Home' Advocate Communications : Fiordland Advocate 14 August 2014 Contents HOT TOPIC
Page 6 | 14 August, 2014
The Department of Conservation
is considering removing our kea
and kaka from the Te Anau Wildlife
I can’t believe there hasn’t been
more of an outcry about this.
There are precious few Te Anau-
based activities for visitors.
The wildlife park is free, easily
accessible and is especially
appealing to families. It’s all very
well to reassure that takahe,
whio and pateke will continue
to be on show there, but they
lack the irresistible curiosity and
interactivity demonstrated by our
cheeky native parrots.
It’s precisely that intelligence that
is driving the decision to move
them from the small enclosures
(heaven forbid we should call them
cages, that would just hasten their
removal) where they apparently
lack adequate stimulation.
But the proposal is not to release
them back into the wild, it’s to
move them to other (presumably
larger) enclosures in Invercargill!
I guess the bureaucratic
emaciation of our wildlife park
was just going to be a matter of
time. We had the chance to do
something about it but we let it
slip through our fingers.
We constantly bemoan the dearth
of visitor attractions in Te Anau
yet it was only a few years ago
that plans were on the table for a
multi million-dollar international
wilderness centre – and we almost
It was aimed to be one of the
world’s leading interactive
visitor attractions, telling the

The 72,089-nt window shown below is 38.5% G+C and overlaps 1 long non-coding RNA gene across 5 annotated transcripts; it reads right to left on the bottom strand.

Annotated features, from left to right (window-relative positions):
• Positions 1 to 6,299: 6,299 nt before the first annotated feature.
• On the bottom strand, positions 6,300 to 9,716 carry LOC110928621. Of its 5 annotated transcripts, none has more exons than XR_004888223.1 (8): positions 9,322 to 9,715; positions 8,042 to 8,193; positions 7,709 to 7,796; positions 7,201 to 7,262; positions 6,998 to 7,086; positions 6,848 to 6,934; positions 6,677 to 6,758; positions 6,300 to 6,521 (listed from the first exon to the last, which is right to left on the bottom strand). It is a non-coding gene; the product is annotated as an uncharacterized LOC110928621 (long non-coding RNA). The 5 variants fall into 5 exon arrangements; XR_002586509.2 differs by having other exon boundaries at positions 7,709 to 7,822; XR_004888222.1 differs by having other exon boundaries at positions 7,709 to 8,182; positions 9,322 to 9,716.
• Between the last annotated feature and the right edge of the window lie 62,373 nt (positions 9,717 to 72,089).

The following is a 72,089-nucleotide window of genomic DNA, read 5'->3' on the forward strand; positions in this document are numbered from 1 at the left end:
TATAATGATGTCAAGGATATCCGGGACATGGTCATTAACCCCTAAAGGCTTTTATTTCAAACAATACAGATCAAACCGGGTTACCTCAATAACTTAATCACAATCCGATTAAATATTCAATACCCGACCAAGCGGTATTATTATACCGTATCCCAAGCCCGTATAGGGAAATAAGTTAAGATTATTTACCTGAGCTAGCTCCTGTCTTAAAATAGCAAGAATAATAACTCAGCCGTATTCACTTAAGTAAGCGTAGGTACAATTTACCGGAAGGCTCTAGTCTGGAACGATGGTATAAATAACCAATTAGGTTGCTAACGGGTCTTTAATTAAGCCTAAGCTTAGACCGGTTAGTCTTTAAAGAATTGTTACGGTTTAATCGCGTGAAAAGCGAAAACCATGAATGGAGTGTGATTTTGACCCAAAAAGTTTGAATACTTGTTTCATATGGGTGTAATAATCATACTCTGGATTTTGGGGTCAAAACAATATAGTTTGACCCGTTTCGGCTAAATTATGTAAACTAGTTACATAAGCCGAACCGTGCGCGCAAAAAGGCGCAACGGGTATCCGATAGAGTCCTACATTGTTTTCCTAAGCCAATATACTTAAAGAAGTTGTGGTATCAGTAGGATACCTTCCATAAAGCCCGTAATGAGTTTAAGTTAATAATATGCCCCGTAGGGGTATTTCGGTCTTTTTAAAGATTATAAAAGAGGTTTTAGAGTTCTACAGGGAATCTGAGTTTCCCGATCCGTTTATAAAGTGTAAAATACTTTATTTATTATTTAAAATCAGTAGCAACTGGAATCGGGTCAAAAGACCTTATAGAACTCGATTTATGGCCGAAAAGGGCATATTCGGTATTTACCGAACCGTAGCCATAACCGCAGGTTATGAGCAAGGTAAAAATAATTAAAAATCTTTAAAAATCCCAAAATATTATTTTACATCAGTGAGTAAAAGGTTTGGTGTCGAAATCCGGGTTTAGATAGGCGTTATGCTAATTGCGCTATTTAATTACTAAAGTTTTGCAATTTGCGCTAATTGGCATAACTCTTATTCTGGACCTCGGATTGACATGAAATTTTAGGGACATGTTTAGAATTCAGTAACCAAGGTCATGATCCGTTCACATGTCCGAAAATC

story of Fiordland’s ancient and
dramatic formation and tracing
the region’s history, from Maori
folklore to European explorers
and settlers. Cutting edge,
interactive technology was to
have been employed to highlight
wildlife, and historic attractions
and also include a tourist
information centre, Department of
Conservation information centre,
retail centre and – significantly
now – an enclosure featuring
On November 2, 2006, it was
formally announced that the
complex, to be built on 15ha of
land provided by the Department
of Conservation, was going ahead.
It was predicted then that it would
be open by November 2008.
So bullish were we in our vision
that even then Prime Minister
Helen Clark was quoted as saying
the initiative would boost New
Zealand’s gross domestic product
by $59 million in its first four years
of operation and $107 million in
its first decade, as well as creating
27 new jobs. So enamoured was
the Government with the idea that
in 2007 Miss Clark announced a
$2 million Major Regional Initiative
grant through New Zealand Trade
and Enterprise. That brought
the total funding pledged for the
project to $11.13 million – just shy
of the $12.3 million needed.
So what happened?
Well, apparently Real Journeys,
a cornerstone investor in the
project, had a change of heart.
And because the Government’s
contribution was conditional on
private sector funding, that too
disappeared. And apparently
nobody even cared because it
didn’t make the news until this
newspaper asked the question
soon after its launch in 2009!
Here we are, just eight years
later, with not only no
but no plans to even attempt
to revisit it. Or if there are, they
certainly haven’t been shared by
anyone in the know.
And now we’re to lose our birds as
History would show that it’s far
easier to retain something you
already have than to get it back
once it’s gone. But why just settle
for keeping the status quo, let’s
campaign for something bigger,
brighter and better.
Surely this is a cause worthy of the
attention of our placard-waving
warriors? A project for which the
entire Fiordland community could
unite to resurrect?
Or does it not count when the
wildlife attraction under threat is
behind a fence?
Does anyone even give a damn?
Who keas about our birds?
REMEMBER THIS? The Discover Fiordland International Wilderness Centre
that was to have been open by November 2008 has apparently slipped into
The proposed Te Anau wastewater
disposal scheme is getting a lot
of attention at the moment, and
rightly so. It is a large project in
terms of infrastructure and cost